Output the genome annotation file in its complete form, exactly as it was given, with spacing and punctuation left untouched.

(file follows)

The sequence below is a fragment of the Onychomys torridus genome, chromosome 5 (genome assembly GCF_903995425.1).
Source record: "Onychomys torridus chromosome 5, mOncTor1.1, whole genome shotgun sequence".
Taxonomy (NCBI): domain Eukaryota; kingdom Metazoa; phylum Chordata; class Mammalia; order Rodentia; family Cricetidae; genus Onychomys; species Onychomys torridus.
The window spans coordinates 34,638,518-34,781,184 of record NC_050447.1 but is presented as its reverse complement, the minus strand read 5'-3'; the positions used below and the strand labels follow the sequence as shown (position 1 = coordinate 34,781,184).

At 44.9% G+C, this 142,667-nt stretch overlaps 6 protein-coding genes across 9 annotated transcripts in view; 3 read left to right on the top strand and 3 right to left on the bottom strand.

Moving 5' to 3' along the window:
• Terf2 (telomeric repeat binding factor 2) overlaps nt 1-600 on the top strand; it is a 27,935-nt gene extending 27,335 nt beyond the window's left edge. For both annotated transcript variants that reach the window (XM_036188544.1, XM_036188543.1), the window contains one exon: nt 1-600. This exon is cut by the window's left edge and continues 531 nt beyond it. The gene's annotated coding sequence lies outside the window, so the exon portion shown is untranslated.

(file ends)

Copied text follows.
The sequence below is a fragment of the Onychomys torridus genome, chromosome 5 (genome assembly GCF_903995425.1).
Source record: "Onychomys torridus chromosome 5, mOncTor1.1, whole genome shotgun sequence".
Taxonomy (NCBI): domain Eukaryota; kingdom Metazoa; phylum Chordata; class Mammalia; order Rodentia; family Cricetidae; genus Onychomys; species Onychomys torridus.
The window spans coordinates 34,638,518-34,781,184 of record NC_050447.1 but is presented as its reverse complement, the minus strand read 5'-3'; the positions used below and the strand labels follow the sequence as shown (position 1 = coordinate 34,781,184).

At 44.9% G+C, this 142,667-nt stretch overlaps 6 protein-coding genes across 9 annotated transcripts in view; 3 read left to right on the top strand and 3 right to left on the bottom strand.

Moving 5' to 3' along the window:
• Terf2 (telomeric repeat binding factor 2) overlaps nt 1-600 on the top strand; it is a 27,935-nt gene extending 27,335 nt beyond the window's left edge. For both annotated transcript variants that reach the window (XM_036188544.1, XM_036188543.1), the window contains one exon: nt 1-600. This exon is cut by the window's left edge and continues 531 nt beyond it. The gene's annotated coding sequence lies outside the window, so the exon portion shown is untranslated.